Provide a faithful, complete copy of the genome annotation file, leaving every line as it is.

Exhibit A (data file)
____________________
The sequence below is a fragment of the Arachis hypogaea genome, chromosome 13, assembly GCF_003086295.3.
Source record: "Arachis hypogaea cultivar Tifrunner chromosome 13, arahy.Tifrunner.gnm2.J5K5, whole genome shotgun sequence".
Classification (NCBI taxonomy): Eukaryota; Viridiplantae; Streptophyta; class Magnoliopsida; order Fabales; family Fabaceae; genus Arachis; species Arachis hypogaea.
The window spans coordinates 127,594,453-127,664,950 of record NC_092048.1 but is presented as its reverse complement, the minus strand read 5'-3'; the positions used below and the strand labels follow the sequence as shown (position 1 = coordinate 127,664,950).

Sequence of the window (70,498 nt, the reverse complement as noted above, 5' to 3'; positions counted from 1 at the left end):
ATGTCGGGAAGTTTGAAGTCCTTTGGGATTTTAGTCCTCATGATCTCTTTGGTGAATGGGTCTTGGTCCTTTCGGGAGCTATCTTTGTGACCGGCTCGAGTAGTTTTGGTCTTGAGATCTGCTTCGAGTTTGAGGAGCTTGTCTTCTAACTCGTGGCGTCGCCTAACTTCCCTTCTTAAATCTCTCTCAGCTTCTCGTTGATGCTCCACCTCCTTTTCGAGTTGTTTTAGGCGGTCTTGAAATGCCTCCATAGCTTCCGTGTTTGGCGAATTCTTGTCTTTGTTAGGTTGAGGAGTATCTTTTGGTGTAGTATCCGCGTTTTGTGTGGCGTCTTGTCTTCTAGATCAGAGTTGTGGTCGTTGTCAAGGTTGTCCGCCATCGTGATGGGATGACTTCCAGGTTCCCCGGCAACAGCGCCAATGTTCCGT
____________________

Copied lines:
The sequence below is a fragment of the Arachis hypogaea genome, chromosome 13, assembly GCF_003086295.3.
Source record: "Arachis hypogaea cultivar Tifrunner chromosome 13, arahy.Tifrunner.gnm2.J5K5, whole genome shotgun sequence".
Classification (NCBI taxonomy): Eukaryota; Viridiplantae; Streptophyta; class Magnoliopsida; order Fabales; family Fabaceae; genus Arachis; species Arachis hypogaea.
The window spans coordinates 127,594,453-127,664,950 of record NC_092048.1 but is presented as its reverse complement, the minus strand read 5'-3'; the positions used below and the strand labels follow the sequence as shown (position 1 = coordinate 127,664,950).

Sequence of the window (70,498 nt, the reverse complement as noted above, 5' to 3'; positions counted from 1 at the left end):
ATGTCGGGAAGTTTGAAGTCCTTTGGGATTTTAGTCCTCATGATCTCTTTGGTGAATGGGTCTTGGTCCTTTCGGGAGCTATCTTTGTGACCGGCTCGAGTAGTTTTGGTCTTGAGATCTGCTTCGAGTTTGAGGAGCTTGTCTTCTAACTCGTGGCGTCGCCTAACTTCCCTTCTTAAATCTCTCTCAGCTTCTCGTTGATGCTCCACCTCCTTTTCGAGTTGTTTTAGGCGGTCTTGAAATGCCTCCATAGCTTCCGTGTTTGGCGAATTCTTGTCTTTGTTAGGTTGAGGAGTATCTTTTGGTGTAGTATCCGCGTTTTGTGTGGCGTCTTGTCTTCTAGATCAGAGTTGTGGTCGTTGTCAAGGTTGTCCGCCATCGTGATGGGATGACTTCCAGGTTCCCCGGCAACAGCGCCAATGTTCCGT